Online RonM

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What comforts me about the whole credo and philosophy of SpaceX is that the company is absolutely wedded to science- and engineering-based planning as well as First Principles-thinking. Whatever they are suggesting, no matter how outlandish it initially seems, it will be based on sound science and engineering. If First Principles indicate the way to go, SpaceX will take it.

I find their initial planning much more convincing than the hodgepodge that is NASA. The Shuttle was a weird compromise conditioned by budgetary constraints, divvying out contracts based on regionalism and politics, military requirements, Cold War posturing, and many similar unscientific considerations. The NASA strategy post-Shuttle... Well, I don't think we need to waste time on that mess.

SpaceX is, on the contrary, driven by a clear vision, centrally formulated, and with no regard for peripheral interests. They display great flexibility combined with a single-minded focus on a clear, visionary mission.

I agree with others that their iterative approach is a true strength. They can start out with a bare-bones model of the BFS and develop it incrementally, adding features. I think the first "BFS" we will see will be a boilerplate outer-mold line mega-Grashopper, perhaps powered by a couple of scavenged Merlins and Falcon tankage + plumbing, doing increasingly large hops on the Texas coast.

Agreed until the last sentence.  No need, much wasted effort and little gained by flying Merlins on the BFS boilerplate/prototype.  Raptor has been in development for many years.  Prototypes test fired since 2016.  Given the AF contract milestones calling for methane engine program completion next month, it would surprise, no SHOCK me if the very first BFS whatchmacallit test vehicle did not use Raptors of some scale from day one.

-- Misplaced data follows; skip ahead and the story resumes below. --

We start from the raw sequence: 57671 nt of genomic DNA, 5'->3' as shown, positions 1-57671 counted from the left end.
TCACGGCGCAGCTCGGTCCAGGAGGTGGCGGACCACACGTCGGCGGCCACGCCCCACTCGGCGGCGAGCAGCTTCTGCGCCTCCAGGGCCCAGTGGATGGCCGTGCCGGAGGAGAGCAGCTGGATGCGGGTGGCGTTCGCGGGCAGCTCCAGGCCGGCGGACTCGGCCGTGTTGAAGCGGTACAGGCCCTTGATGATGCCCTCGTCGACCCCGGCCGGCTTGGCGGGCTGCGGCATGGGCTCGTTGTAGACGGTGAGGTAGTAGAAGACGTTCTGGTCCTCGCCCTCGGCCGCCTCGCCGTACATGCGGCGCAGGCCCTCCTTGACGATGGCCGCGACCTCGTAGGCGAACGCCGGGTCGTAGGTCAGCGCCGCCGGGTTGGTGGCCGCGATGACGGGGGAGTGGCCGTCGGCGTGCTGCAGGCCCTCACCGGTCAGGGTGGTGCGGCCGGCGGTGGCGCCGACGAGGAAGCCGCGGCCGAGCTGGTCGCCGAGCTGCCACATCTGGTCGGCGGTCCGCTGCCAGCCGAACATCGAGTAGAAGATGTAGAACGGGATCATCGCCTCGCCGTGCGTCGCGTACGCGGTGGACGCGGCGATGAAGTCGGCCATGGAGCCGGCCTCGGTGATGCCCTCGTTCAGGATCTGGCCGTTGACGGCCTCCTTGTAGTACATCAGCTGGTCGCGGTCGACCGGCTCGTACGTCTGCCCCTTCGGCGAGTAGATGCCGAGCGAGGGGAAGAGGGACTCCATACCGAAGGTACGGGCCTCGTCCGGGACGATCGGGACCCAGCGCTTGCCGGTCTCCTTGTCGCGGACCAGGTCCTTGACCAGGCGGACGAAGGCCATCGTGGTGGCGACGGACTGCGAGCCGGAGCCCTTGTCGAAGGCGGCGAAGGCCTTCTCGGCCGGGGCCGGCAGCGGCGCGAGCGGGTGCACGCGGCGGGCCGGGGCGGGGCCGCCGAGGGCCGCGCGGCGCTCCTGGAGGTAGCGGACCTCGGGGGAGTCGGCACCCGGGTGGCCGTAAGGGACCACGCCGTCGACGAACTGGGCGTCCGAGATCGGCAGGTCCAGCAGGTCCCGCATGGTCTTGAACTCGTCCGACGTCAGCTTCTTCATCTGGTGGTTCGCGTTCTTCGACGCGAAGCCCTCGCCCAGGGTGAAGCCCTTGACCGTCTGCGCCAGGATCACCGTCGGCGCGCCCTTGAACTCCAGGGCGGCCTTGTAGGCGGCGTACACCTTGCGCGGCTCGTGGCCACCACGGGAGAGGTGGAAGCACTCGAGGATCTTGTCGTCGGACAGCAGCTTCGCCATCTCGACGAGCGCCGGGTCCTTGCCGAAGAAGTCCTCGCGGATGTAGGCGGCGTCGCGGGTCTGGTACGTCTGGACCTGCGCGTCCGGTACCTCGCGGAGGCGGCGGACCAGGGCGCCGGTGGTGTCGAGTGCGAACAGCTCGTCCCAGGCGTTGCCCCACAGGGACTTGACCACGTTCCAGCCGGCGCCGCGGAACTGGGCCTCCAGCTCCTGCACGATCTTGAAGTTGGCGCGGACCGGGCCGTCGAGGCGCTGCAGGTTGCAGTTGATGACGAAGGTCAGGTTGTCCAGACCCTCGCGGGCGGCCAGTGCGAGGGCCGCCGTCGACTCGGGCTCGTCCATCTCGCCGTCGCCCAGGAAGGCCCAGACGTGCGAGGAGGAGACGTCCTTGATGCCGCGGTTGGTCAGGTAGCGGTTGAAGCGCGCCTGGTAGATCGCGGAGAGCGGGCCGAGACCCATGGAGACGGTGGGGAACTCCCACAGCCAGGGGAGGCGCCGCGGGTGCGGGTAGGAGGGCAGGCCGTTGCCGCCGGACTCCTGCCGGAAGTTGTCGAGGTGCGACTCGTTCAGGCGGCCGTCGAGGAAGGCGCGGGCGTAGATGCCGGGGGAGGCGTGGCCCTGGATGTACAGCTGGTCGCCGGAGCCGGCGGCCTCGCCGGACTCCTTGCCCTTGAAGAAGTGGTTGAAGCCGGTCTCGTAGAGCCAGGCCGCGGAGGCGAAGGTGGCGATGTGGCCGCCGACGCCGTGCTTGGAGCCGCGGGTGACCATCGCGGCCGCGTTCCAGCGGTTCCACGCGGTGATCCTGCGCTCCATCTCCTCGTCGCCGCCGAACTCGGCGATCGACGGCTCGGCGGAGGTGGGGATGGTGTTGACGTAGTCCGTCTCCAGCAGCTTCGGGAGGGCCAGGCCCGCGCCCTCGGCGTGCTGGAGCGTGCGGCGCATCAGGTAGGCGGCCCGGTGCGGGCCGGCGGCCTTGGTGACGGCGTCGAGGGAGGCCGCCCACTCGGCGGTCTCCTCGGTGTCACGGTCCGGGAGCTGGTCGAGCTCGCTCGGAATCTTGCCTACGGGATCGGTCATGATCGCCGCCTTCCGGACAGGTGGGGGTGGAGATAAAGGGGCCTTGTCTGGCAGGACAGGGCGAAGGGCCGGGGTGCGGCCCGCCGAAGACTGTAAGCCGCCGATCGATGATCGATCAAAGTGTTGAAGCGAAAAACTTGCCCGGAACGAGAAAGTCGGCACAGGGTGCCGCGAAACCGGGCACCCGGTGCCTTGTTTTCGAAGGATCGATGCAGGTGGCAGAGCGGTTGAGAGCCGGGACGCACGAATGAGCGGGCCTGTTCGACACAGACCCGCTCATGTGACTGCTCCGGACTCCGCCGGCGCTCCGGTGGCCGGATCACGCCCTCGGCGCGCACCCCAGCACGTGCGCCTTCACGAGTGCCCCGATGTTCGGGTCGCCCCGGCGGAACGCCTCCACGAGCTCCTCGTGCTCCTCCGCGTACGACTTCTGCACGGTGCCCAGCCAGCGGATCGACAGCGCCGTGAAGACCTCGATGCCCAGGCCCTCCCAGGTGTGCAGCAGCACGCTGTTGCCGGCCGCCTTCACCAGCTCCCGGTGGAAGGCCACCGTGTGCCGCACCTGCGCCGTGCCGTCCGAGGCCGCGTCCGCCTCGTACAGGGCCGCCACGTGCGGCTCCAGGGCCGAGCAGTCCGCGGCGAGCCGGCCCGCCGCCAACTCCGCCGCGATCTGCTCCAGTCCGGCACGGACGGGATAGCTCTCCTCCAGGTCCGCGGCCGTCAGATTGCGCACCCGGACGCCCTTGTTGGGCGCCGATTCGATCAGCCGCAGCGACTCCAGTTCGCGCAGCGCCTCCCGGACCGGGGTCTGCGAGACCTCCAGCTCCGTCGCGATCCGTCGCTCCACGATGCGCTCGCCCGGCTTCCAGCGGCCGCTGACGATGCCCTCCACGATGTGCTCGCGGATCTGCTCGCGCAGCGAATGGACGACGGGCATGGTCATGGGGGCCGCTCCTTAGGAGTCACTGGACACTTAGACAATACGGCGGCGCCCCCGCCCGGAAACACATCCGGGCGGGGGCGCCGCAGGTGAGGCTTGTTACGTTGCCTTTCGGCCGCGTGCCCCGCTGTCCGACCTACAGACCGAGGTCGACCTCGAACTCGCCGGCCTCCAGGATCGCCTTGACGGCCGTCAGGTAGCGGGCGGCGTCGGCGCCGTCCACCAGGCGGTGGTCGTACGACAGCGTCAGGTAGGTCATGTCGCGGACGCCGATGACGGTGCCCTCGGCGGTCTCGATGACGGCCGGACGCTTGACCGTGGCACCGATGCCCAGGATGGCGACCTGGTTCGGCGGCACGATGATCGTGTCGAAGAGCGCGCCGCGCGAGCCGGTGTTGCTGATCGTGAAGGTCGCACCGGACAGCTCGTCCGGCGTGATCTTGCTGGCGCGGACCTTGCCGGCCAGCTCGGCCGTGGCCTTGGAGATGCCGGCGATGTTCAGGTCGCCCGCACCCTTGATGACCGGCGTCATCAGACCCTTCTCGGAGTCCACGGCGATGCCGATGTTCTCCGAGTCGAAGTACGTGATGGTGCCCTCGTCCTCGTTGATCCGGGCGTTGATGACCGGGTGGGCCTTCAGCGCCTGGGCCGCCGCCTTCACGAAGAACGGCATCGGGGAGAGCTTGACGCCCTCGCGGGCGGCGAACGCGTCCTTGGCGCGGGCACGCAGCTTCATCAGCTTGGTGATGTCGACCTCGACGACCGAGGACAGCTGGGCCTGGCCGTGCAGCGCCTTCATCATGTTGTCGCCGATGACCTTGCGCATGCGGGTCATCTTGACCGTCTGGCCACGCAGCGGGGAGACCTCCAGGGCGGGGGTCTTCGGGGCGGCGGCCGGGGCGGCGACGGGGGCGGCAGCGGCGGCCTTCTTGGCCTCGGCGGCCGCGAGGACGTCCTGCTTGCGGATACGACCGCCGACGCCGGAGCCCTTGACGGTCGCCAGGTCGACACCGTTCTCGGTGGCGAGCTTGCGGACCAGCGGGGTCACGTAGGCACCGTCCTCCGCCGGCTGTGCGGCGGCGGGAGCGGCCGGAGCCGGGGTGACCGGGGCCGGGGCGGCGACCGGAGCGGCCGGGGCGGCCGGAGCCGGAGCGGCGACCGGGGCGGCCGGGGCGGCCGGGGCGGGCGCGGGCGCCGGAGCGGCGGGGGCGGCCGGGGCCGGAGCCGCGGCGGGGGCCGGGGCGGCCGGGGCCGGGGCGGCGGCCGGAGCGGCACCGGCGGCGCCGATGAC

The major tech challenge for BFR is the robustness of the composite tanks and structure.
Mitigated by going back to the heavier aluminum tech used today and simply sacrificing payload tonnage to LEO.

IF re-useable TPS proves to be an unresolvable issue in the early years, refurbish time and costs get added on per next flights.

So the answer to the topic question posed is this.  Every new technical risk has a work around that lets the program continue with limitations on performance (tonnage to LEO, times of re-use, etc.) and/or increase in cost per flight.  Even with these limitations, the end result would be a major advance.

SpaceX would like to land 150 tonnes of cargo on Mars and fly the BFS back to Earth for more. If BFS development issues reduce that to 50 tonnes it is still a big advance. NASA DSM 5.0 was 40 tonnes payload by a single use vehicle.